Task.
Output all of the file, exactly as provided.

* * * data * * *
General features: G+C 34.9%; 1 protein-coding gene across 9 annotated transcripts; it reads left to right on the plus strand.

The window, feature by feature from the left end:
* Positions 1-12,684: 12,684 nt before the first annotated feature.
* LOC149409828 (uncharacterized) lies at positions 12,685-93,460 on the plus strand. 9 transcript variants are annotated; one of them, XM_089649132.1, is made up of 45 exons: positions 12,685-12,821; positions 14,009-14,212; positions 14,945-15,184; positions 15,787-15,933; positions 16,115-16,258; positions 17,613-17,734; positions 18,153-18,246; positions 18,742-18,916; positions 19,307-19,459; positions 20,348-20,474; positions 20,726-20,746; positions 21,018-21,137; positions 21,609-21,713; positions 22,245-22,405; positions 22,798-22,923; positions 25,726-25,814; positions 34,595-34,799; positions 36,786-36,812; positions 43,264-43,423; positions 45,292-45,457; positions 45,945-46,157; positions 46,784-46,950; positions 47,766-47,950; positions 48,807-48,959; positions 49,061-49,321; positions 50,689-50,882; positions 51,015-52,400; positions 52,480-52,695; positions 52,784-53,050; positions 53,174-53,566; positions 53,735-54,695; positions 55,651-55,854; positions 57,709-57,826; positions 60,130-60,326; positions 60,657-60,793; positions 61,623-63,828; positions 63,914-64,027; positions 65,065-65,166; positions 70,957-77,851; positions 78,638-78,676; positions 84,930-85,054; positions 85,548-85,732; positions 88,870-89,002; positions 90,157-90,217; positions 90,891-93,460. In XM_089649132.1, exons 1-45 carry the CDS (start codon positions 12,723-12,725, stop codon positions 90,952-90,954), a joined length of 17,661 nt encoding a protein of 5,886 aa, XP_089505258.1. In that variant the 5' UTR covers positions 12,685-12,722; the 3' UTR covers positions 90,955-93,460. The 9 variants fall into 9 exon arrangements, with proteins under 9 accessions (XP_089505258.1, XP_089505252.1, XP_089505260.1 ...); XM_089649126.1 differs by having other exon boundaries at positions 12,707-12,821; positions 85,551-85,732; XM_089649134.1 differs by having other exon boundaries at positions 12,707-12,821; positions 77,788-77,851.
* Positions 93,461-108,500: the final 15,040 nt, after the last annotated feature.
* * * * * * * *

General features: G+C 34.9%; 1 protein-coding gene across 9 annotated transcripts; it reads left to right on the plus strand.

The window, feature by feature from the left end:
* Positions 1-12,684: 12,684 nt before the first annotated feature.
* LOC149409828 (uncharacterized) lies at positions 12,685-93,460 on the plus strand. 9 transcript variants are annotated; one of them, XM_089649132.1, is made up of 45 exons: positions 12,685-12,821; positions 14,009-14,212; positions 14,945-15,184; positions 15,787-15,933; positions 16,115-16,258; positions 17,613-17,734; positions 18,153-18,246; positions 18,742-18,916; positions 19,307-19,459; positions 20,348-20,474; positions 20,726-20,746; positions 21,018-21,137; positions 21,609-21,713; positions 22,245-22,405; positions 22,798-22,923; positions 25,726-25,814; positions 34,595-34,799; positions 36,786-36,812; positions 43,264-43,423; positions 45,292-45,457; positions 45,945-46,157; positions 46,784-46,950; positions 47,766-47,950; positions 48,807-48,959; positions 49,061-49,321; positions 50,689-50,882; positions 51,015-52,400; positions 52,480-52,695; positions 52,784-53,050; positions 53,174-53,566; positions 53,735-54,695; positions 55,651-55,854; positions 57,709-57,826; positions 60,130-60,326; positions 60,657-60,793; positions 61,623-63,828; positions 63,914-64,027; positions 65,065-65,166; positions 70,957-77,851; positions 78,638-78,676; positions 84,930-85,054; positions 85,548-85,732; positions 88,870-89,002; positions 90,157-90,217; positions 90,891-93,460. In XM_089649132.1, exons 1-45 carry the CDS (start codon positions 12,723-12,725, stop codon positions 90,952-90,954), a joined length of 17,661 nt encoding a protein of 5,886 aa, XP_089505258.1. In that variant the 5' UTR covers positions 12,685-12,722; the 3' UTR covers positions 90,955-93,460. The 9 variants fall into 9 exon arrangements, with proteins under 9 accessions (XP_089505258.1, XP_089505252.1, XP_089505260.1 ...); XM_089649126.1 differs by having other exon boundaries at positions 12,707-12,821; positions 85,551-85,732; XM_089649134.1 differs by having other exon boundaries at positions 12,707-12,821; positions 77,788-77,851.
* Positions 93,461-108,500: the final 15,040 nt, after the last annotated feature.